Large vestibular aqueduct (LVA) is the most common inner ear dysplasia identified in patients with hearing loss. Our objective was to systematically quantify LVA morphologies and correlate imaging findings with established audiometric outcomes.
Tertiary referral center.
Patients with large vestibular aqueduct identified radiographically, with or without hearing loss.
Main Outcome Measure(s)
Vestibular aqueduct (VA) width at midpoint, width at external aperture, and length were measured on cross-sectional imaging. Morphology was classified as type I (borderline), type II (tubular), or type III (funneled). Audiometric endpoints included air/bone conduction, pure tone averages, and air-bone gaps at 250 and 500 Hz. Statistical associations were evaluated using linear regression models, adjusted for age at first audiogram and sex.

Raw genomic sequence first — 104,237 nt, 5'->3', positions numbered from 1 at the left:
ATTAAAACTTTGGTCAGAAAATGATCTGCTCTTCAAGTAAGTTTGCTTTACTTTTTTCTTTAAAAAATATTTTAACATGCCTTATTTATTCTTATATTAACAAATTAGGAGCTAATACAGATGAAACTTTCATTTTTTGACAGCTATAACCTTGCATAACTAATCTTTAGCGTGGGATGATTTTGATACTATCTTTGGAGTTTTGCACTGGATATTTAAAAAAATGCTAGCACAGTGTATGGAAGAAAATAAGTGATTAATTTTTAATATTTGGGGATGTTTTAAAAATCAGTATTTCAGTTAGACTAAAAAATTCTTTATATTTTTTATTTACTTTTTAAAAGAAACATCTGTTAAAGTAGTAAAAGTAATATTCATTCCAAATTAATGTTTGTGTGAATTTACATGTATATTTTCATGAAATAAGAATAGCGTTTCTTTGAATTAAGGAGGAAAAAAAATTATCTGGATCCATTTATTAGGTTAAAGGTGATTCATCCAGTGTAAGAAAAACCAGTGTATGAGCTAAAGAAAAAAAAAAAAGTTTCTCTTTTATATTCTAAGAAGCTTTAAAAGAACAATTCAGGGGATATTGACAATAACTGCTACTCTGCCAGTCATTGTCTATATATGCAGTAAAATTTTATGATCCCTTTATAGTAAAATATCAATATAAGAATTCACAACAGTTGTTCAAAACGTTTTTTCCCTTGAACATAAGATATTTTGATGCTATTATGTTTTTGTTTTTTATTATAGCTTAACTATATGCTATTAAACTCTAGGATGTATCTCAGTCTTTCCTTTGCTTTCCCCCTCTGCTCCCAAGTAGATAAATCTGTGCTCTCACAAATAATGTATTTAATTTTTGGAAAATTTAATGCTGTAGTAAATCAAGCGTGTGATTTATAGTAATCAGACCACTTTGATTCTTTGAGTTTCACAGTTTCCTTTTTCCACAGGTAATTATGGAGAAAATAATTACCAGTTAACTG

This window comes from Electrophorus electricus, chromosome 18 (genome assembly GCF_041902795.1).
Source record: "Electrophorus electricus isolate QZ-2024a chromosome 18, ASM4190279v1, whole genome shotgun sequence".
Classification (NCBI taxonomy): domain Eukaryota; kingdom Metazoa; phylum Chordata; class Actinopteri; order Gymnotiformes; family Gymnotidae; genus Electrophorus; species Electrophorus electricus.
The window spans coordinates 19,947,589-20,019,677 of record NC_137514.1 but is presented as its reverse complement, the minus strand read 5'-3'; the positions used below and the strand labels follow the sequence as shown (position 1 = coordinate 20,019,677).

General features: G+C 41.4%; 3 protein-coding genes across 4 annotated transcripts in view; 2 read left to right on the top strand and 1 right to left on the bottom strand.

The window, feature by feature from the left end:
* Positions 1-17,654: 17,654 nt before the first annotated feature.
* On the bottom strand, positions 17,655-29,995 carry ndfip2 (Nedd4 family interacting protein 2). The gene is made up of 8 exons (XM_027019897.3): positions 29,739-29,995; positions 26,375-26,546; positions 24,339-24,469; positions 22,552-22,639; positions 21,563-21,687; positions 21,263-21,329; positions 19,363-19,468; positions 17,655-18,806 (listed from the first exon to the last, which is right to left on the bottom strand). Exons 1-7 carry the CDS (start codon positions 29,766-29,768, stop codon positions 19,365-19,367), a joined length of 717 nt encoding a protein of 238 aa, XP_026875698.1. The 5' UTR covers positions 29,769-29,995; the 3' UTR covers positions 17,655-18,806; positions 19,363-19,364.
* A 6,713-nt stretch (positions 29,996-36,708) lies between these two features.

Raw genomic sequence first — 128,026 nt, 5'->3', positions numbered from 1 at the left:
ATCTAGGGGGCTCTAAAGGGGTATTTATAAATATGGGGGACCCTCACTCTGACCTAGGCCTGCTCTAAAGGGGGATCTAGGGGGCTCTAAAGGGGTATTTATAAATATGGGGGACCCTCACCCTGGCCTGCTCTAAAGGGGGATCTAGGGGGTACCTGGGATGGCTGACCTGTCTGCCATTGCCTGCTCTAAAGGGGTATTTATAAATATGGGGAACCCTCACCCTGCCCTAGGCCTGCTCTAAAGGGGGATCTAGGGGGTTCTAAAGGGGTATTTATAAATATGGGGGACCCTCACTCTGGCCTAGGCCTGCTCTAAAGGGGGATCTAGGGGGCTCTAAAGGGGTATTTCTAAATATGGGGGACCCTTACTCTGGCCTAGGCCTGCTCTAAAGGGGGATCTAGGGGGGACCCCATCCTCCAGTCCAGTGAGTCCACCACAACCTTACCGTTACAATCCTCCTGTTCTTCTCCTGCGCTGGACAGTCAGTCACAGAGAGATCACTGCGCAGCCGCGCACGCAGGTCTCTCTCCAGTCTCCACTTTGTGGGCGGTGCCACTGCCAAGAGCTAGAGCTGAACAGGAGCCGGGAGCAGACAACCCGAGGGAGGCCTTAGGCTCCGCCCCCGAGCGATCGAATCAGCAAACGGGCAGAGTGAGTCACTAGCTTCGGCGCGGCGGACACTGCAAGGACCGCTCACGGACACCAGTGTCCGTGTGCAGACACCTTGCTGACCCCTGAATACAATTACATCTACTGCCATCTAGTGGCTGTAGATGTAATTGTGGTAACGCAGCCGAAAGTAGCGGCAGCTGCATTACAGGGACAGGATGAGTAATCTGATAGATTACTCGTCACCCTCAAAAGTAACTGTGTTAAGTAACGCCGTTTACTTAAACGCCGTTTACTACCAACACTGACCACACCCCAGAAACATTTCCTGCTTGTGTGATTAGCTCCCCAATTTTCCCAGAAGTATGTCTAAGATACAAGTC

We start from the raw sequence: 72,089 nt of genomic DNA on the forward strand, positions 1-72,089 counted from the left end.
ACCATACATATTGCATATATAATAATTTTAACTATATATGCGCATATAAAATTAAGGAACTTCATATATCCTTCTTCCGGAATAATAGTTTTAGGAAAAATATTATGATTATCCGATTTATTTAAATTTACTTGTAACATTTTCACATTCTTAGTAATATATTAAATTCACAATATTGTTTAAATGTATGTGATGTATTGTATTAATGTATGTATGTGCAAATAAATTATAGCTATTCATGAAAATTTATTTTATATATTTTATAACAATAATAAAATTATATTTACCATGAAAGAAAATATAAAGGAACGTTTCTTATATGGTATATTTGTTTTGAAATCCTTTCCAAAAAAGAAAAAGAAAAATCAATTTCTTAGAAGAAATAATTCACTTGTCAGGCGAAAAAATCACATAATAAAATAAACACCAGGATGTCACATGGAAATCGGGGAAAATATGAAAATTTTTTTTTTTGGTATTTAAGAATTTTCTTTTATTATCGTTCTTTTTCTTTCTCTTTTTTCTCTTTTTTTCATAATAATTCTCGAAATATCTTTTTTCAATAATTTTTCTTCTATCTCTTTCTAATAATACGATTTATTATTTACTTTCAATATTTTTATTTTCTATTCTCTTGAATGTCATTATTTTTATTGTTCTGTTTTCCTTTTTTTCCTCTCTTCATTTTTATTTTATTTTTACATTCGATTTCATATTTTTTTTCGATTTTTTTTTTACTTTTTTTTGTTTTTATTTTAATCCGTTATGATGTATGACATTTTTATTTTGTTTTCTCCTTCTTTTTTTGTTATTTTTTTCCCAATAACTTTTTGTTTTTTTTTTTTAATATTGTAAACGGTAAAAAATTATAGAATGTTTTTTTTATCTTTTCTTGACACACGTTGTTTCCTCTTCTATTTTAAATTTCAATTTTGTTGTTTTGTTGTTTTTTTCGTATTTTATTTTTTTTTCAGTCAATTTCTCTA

One hundred seventeen patients (197 ears) were included, with mean age at first audiogram of 22.2 years (standard deviation, 21.7 yr). Imaging features associated with poor audiometric outcomes were increasing VA width at midpoint and external aperture, decreasing VA length, dilated extraosseous endolymphatic sac, cochleovestibular malformations, and increasing VA type (III > II > I).
Quantitative LVA measurements and a standardized morphologic classification system aid in prediction of early audiometric endpoints.